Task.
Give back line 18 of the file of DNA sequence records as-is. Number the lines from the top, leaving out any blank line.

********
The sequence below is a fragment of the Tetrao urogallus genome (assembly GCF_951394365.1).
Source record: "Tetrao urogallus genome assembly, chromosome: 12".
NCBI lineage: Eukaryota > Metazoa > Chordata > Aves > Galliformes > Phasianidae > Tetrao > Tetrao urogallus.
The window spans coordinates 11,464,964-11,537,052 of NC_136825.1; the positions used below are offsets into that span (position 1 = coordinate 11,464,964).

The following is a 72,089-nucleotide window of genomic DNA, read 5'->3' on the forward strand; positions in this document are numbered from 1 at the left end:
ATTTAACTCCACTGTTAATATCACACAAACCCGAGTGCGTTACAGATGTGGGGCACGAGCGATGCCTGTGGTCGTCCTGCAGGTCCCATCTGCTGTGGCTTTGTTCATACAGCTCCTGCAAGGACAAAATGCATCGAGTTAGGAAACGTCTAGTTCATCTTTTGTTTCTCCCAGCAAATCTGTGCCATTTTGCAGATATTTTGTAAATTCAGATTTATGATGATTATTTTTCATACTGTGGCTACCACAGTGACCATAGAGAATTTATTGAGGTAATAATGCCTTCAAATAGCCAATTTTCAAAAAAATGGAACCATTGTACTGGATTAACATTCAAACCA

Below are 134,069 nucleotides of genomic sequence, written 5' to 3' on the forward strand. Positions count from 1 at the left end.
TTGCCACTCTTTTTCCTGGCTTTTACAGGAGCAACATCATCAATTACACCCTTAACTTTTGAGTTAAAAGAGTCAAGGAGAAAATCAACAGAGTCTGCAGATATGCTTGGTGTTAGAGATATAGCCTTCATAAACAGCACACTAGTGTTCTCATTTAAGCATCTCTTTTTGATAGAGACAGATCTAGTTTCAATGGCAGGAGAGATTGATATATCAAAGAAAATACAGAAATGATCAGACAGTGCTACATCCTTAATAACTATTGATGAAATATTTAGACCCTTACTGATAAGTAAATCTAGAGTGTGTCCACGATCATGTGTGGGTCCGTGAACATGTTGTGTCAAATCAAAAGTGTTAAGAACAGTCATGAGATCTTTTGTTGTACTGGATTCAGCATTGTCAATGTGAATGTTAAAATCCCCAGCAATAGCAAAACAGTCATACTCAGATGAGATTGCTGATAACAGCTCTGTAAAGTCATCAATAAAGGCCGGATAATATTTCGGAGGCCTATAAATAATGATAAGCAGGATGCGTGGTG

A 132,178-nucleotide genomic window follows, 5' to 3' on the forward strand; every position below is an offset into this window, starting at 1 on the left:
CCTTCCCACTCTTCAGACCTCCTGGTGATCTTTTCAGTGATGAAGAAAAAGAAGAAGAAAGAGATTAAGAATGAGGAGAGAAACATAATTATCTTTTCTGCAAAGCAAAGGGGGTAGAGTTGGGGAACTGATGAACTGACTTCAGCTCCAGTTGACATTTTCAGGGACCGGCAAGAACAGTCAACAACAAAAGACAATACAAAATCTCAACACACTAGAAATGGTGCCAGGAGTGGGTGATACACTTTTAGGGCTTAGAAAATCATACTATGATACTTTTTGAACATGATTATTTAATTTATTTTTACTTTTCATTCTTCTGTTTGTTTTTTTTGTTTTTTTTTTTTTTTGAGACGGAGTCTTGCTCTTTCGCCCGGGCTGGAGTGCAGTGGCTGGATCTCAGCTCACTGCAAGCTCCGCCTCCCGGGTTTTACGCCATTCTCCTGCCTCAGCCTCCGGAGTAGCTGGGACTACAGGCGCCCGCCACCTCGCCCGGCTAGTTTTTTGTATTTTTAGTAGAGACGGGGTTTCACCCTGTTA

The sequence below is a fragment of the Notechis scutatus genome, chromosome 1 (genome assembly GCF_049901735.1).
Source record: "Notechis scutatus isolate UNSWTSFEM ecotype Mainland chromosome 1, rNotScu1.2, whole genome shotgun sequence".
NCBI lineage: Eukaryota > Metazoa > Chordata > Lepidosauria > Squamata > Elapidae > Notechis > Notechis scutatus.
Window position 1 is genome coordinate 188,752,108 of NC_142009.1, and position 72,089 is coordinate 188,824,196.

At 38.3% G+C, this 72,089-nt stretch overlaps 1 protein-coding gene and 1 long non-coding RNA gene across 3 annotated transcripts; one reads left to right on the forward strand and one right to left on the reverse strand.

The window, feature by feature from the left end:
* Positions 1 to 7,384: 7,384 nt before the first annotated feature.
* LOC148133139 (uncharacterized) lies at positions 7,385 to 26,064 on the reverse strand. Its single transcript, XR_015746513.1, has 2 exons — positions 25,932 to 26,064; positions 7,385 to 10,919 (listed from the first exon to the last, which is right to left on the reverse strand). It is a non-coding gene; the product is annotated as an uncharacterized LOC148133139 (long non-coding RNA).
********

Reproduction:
* LOC148133139 (uncharacterized) lies at positions 7,385 to 26,064 on the reverse strand. Its single transcript, XR_015746513.1, has 2 exons — positions 25,932 to 26,064; positions 7,385 to 10,919 (listed from the first exon to the last, which is right to left on the reverse strand). It is a non-coding gene; the product is annotated as an uncharacterized LOC148133139 (long non-coding RNA).